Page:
ρ ( rho) is density. u, v, w, is velocity along direction x, y, z. For incompressible fluid density is constant (does not change over time or space), so the equation can be written as


means the divergence (∇) of vector field (velocity in this case) U equals zero (a scalar value). In other words: during the infinitesimal time, through the closed surface of the infinitesimal volume around a given point, inward flow equals outward flow. Anything flows in must flow out, nothing is created, so the mass of the system is preserved. This idea is the very backbone of fluid simulation.

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Filed under Fluid

File Dialog

It is quite simple to bring a file dialog to pickup a file outside Max:

filename = getOpenFileName
 if filename != undefined then
 print filename


filename = getSaveFileName

essentially does the same thing but confirm button label is “Save” rather than “Open”.

The file dialog can have more options like:

filename = getSaveFileName \
caption:"Title of the Dialog Window" \
 types:"Data(*.txt)|*.txt|All|*.*|" \
 filename:(sysinfo.currentdir + @"\untitled.m")

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Filed under Max Script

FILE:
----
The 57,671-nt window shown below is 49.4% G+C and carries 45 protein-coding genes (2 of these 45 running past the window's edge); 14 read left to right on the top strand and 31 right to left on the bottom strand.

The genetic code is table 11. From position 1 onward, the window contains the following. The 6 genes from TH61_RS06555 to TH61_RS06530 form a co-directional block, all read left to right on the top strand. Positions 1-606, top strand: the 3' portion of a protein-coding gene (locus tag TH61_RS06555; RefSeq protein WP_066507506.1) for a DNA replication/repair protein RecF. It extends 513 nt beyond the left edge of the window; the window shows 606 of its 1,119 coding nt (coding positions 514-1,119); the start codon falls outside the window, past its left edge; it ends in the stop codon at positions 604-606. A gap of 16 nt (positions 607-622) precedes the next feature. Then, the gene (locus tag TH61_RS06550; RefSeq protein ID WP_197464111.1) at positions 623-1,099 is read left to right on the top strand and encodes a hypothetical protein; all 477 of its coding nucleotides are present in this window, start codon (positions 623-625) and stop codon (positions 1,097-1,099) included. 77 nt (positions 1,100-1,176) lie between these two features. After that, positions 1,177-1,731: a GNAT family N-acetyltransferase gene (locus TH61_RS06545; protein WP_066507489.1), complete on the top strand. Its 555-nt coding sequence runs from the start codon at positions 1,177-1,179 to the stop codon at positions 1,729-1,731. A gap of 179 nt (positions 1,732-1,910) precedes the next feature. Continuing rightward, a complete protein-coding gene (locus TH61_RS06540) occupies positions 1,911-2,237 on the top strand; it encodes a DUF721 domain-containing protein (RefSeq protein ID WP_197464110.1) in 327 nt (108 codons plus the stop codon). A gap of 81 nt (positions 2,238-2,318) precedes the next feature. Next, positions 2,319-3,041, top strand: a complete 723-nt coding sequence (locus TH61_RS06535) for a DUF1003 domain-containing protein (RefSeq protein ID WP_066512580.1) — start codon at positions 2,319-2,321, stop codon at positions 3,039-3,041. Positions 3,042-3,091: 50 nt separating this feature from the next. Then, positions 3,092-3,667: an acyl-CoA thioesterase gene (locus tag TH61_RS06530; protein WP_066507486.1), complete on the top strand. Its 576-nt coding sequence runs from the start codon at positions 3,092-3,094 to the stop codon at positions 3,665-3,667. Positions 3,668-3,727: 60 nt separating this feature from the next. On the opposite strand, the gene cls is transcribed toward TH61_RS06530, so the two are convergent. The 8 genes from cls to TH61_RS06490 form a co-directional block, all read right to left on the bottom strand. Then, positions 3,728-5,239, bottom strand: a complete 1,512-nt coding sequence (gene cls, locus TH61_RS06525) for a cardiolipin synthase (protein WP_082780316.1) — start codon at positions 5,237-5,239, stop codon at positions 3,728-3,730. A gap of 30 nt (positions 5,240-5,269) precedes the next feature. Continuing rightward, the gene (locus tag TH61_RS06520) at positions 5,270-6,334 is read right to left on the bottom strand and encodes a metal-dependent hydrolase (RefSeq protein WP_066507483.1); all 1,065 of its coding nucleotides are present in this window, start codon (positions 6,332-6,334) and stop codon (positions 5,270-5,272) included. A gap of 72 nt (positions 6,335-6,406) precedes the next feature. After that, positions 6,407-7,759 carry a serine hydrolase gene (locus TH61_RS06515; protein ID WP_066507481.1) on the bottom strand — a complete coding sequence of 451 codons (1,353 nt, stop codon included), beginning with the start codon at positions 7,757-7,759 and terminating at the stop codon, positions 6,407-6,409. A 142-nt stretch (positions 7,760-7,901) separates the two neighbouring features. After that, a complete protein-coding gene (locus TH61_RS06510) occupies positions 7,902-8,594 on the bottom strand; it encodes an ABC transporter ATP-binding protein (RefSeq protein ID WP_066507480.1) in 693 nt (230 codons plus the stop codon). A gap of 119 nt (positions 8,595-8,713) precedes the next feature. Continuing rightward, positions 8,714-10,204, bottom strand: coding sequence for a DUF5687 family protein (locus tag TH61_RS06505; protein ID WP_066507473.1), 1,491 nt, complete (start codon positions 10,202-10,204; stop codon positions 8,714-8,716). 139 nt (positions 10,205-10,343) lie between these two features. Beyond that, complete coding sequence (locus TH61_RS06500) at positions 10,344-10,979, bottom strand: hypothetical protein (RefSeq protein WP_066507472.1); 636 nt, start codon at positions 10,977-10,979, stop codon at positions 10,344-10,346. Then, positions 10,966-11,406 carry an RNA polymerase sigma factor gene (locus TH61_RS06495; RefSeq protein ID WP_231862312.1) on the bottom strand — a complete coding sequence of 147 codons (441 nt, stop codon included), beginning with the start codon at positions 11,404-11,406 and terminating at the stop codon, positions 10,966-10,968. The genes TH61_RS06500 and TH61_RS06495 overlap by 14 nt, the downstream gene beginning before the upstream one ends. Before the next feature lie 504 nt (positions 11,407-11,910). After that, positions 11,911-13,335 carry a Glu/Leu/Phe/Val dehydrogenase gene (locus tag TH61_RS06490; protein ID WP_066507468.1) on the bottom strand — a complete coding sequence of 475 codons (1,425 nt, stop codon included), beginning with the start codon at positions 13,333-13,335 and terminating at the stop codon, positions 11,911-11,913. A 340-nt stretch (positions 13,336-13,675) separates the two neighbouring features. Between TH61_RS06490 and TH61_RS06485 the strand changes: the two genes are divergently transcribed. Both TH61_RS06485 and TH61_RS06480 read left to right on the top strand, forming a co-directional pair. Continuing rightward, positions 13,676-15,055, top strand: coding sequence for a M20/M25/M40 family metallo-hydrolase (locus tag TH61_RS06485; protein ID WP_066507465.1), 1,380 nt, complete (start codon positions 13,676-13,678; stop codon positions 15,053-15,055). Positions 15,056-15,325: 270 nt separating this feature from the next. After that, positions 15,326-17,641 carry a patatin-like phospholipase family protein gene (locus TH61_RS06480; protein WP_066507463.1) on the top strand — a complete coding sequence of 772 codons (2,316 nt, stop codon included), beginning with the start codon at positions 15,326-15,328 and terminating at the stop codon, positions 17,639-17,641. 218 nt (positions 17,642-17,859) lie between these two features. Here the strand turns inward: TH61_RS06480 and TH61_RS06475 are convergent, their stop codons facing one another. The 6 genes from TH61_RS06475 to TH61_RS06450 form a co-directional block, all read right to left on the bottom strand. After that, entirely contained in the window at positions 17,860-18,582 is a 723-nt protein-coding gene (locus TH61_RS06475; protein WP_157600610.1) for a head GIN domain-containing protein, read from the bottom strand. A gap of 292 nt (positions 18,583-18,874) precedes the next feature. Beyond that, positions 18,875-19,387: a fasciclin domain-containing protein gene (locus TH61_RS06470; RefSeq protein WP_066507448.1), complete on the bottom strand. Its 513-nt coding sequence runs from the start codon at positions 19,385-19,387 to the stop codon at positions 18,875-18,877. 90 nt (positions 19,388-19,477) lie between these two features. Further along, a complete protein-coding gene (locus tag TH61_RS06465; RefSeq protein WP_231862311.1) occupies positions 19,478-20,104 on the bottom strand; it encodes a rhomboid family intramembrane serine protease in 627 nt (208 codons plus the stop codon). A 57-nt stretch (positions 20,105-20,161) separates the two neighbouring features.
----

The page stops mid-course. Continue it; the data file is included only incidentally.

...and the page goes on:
Build Mesh and Convert to MNMesh

If you want to write a plug-in object in Max, probably you are starting with the Widget example offered by Max SDK. It is a class derived from SimpleObject2, so it can only have triangular Mesh. Inside BuildMesh() method, this is howto create a simple mesh with only one quad face:

mesh.verts[0] = Point3(0.0,0.0,0.0);
 mesh.verts[1] = Point3(10.0,0.0,-0.5);
 mesh.verts[2] = Point3(10.0,10.0,0.0);
 mesh.verts[3] = Point3(0.0,10.0,1.5);
mesh.faces[0].v[0] = 0;
 mesh.faces[0].v[1] = 1;
 mesh.faces[0].v[2] = 2;
 mesh.faces[1].v[0] = 0;
 mesh.faces[1].v[1] = 2;
 mesh.faces[1].v[2] = 3;
mesh.setMapSupport(1, TRUE);
MeshMap& map = mesh.Map(1);
 map.setNumFaces(2);[0]=UVVert(0,0,0);[1]=UVVert(1,0,0);[2]=UVVert(1,1,0);[3]=UVVert(0,1,0);[0].setTVerts(0, 1, 2);[1].setTVerts(0, 2, 3);

Actually there are 2 triangles. But as long as there is:


It will appear to be a single quad face. Now turn off the object display of “Edge Only”, the hidden edges will show up as a dotted line, two overlapped dotted lines indeed.